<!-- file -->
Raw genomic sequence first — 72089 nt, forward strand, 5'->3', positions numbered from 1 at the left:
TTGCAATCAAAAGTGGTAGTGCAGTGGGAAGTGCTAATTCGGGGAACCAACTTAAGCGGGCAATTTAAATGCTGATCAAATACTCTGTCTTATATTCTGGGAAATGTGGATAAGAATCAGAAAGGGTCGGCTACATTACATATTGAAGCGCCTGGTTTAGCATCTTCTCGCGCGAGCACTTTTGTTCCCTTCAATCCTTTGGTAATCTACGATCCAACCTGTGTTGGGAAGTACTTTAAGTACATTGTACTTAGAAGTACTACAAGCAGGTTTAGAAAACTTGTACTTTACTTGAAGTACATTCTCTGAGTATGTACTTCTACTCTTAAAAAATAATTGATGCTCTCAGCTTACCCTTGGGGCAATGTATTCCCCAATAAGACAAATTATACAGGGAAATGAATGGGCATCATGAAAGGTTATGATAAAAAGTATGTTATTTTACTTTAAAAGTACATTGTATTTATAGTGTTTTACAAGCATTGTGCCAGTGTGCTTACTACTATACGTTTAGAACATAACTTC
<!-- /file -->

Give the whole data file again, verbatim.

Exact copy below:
Raw genomic sequence first — 72089 nt, forward strand, 5'->3', positions numbered from 1 at the left:
TTGCAATCAAAAGTGGTAGTGCAGTGGGAAGTGCTAATTCGGGGAACCAACTTAAGCGGGCAATTTAAATGCTGATCAAATACTCTGTCTTATATTCTGGGAAATGTGGATAAGAATCAGAAAGGGTCGGCTACATTACATATTGAAGCGCCTGGTTTAGCATCTTCTCGCGCGAGCACTTTTGTTCCCTTCAATCCTTTGGTAATCTACGATCCAACCTGTGTTGGGAAGTACTTTAAGTACATTGTACTTAGAAGTACTACAAGCAGGTTTAGAAAACTTGTACTTTACTTGAAGTACATTCTCTGAGTATGTACTTCTACTCTTAAAAAATAATTGATGCTCTCAGCTTACCCTTGGGGCAATGTATTCCCCAATAAGACAAATTATACAGGGAAATGAATGGGCATCATGAAAGGTTATGATAAAAAGTATGTTATTTTACTTTAAAAGTACATTGTATTTATAGTGTTTTACAAGCATTGTGCCAGTGTGCTTACTACTATACGTTTAGAACATAACTTC